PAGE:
Sydney is currently seventeen hours ahead of my beloved EST, the time zone occupied by my former homes of New York and Atlanta. Funny how waking up so many hours ahead can leave me feeling so far behind.

Most days our king-sized bed holds three to four people by the time of my sons’ circadian-induced awakening around 6 am. Our older son is burrowed underneath the covers between us, his feet unfailingly within inches of my face, and our younger boy is typically planted on the pillows between my husband and me, or upon my husband’s chest, telling the “lazy bum” to wake up (can’t imagine where he learned that turn of phrase). By 7 am, we have broken a half-dozen of the rules I set before having children, chief among them screen limitation and sharing our bed. Meanwhile, my anxiety over that thickens with the addition of overnight (for me) messages I’ve received and the urge to respond promptly (not because I’m such a good friend, but because I’m afraid my people back home will forget me).

What I’m saying is that what seems to be my biggest personality trait–anxiety–starts the day at a baseline level of “off the charts.” And this is with measures in place to combat it: medication, mindfulness techniques, cognitive behavioral strategies, morning liturgy. All of these, in fact, have had a hand in making me aware of how anxious I’ve been all my life–along with knowing people who don’t operate out of a constant impending sense of doom, ie my husband, primarily, whose laid-back, no-rush nature can both set me free and make me want to divorce him in the middle of the grocery store. In moments like that–grocery stores, or birthday parties with my sensory-overloaded older son that turn into existential crises, or, you know, the first hour of the day and all subsequent ones until wine o’clock–it’s easy to wonder if I will ever change. If these “quirks,” aka clinical predispositions to stress and depression, will ever abate or will mark me for life. If I’ll ever be the mom who talks gently, as a rule, to her children. If a social event will ever occur without my extensive worrying about it and locating of restrooms in advance.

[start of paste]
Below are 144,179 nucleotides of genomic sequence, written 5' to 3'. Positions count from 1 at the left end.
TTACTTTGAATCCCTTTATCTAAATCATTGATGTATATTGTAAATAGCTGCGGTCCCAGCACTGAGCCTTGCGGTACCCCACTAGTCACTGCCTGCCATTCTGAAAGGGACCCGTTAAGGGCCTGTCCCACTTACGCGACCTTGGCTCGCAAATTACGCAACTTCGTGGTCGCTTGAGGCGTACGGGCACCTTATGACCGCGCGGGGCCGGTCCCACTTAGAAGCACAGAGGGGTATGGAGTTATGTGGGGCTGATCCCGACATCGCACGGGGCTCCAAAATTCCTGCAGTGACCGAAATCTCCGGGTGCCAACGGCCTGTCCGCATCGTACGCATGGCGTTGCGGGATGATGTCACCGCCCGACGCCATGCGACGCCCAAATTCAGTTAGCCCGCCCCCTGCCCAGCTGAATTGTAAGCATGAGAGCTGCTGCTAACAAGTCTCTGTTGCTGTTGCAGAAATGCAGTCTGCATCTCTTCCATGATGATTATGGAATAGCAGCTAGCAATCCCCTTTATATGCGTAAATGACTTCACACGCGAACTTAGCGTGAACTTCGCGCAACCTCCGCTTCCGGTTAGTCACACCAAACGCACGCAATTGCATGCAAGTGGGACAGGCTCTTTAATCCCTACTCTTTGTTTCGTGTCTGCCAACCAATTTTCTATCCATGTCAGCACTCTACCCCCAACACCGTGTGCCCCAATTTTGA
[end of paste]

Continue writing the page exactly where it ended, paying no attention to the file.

It’s a heavy load, to wonder if I’ll always be…myself.